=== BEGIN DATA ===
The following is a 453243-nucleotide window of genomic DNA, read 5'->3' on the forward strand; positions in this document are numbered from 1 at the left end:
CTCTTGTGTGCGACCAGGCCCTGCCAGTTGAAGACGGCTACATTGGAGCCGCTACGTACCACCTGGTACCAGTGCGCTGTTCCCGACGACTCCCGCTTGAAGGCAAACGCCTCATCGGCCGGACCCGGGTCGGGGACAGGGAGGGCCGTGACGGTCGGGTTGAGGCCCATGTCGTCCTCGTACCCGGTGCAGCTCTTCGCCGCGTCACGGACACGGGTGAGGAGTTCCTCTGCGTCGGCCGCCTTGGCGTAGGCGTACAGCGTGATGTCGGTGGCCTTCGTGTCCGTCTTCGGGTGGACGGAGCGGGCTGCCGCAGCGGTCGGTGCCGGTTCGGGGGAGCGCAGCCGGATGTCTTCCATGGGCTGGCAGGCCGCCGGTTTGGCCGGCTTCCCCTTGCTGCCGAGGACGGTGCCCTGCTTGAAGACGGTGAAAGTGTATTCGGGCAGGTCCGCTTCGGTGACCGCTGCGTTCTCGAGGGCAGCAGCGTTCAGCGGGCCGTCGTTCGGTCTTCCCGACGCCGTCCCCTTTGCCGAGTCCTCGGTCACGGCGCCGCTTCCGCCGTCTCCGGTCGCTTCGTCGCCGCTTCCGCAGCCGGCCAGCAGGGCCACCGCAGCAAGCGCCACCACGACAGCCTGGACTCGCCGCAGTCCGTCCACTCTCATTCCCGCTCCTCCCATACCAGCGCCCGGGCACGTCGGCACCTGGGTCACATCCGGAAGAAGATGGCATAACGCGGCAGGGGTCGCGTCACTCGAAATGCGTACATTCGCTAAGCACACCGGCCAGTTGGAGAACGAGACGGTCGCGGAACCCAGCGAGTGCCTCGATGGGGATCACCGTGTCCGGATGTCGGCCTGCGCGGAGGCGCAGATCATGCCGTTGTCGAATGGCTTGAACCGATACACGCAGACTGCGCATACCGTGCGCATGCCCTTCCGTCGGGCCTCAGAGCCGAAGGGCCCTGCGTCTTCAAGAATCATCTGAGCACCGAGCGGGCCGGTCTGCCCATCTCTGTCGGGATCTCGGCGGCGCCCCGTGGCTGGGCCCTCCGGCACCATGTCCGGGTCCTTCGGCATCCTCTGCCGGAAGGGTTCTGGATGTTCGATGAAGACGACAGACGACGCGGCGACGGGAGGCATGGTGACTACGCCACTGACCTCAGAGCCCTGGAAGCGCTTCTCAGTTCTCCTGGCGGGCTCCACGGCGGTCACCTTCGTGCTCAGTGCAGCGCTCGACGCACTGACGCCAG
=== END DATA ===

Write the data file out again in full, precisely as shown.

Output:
The following is a 453243-nucleotide window of genomic DNA, read 5'->3' on the forward strand; positions in this document are numbered from 1 at the left end:
CTCTTGTGTGCGACCAGGCCCTGCCAGTTGAAGACGGCTACATTGGAGCCGCTACGTACCACCTGGTACCAGTGCGCTGTTCCCGACGACTCCCGCTTGAAGGCAAACGCCTCATCGGCCGGACCCGGGTCGGGGACAGGGAGGGCCGTGACGGTCGGGTTGAGGCCCATGTCGTCCTCGTACCCGGTGCAGCTCTTCGCCGCGTCACGGACACGGGTGAGGAGTTCCTCTGCGTCGGCCGCCTTGGCGTAGGCGTACAGCGTGATGTCGGTGGCCTTCGTGTCCGTCTTCGGGTGGACGGAGCGGGCTGCCGCAGCGGTCGGTGCCGGTTCGGGGGAGCGCAGCCGGATGTCTTCCATGGGCTGGCAGGCCGCCGGTTTGGCCGGCTTCCCCTTGCTGCCGAGGACGGTGCCCTGCTTGAAGACGGTGAAAGTGTATTCGGGCAGGTCCGCTTCGGTGACCGCTGCGTTCTCGAGGGCAGCAGCGTTCAGCGGGCCGTCGTTCGGTCTTCCCGACGCCGTCCCCTTTGCCGAGTCCTCGGTCACGGCGCCGCTTCCGCCGTCTCCGGTCGCTTCGTCGCCGCTTCCGCAGCCGGCCAGCAGGGCCACCGCAGCAAGCGCCACCACGACAGCCTGGACTCGCCGCAGTCCGTCCACTCTCATTCCCGCTCCTCCCATACCAGCGCCCGGGCACGTCGGCACCTGGGTCACATCCGGAAGAAGATGGCATAACGCGGCAGGGGTCGCGTCACTCGAAATGCGTACATTCGCTAAGCACACCGGCCAGTTGGAGAACGAGACGGTCGCGGAACCCAGCGAGTGCCTCGATGGGGATCACCGTGTCCGGATGTCGGCCTGCGCGGAGGCGCAGATCATGCCGTTGTCGAATGGCTTGAACCGATACACGCAGACTGCGCATACCGTGCGCATGCCCTTCCGTCGGGCCTCAGAGCCGAAGGGCCCTGCGTCTTCAAGAATCATCTGAGCACCGAGCGGGCCGGTCTGCCCATCTCTGTCGGGATCTCGGCGGCGCCCCGTGGCTGGGCCCTCCGGCACCATGTCCGGGTCCTTCGGCATCCTCTGCCGGAAGGGTTCTGGATGTTCGATGAAGACGACAGACGACGCGGCGACGGGAGGCATGGTGACTACGCCACTGACCTCAGAGCCCTGGAAGCGCTTCTCAGTTCTCCTGGCGGGCTCCACGGCGGTCACCTTCGTGCTCAGTGCAGCGCTCGACGCACTGACGCCAG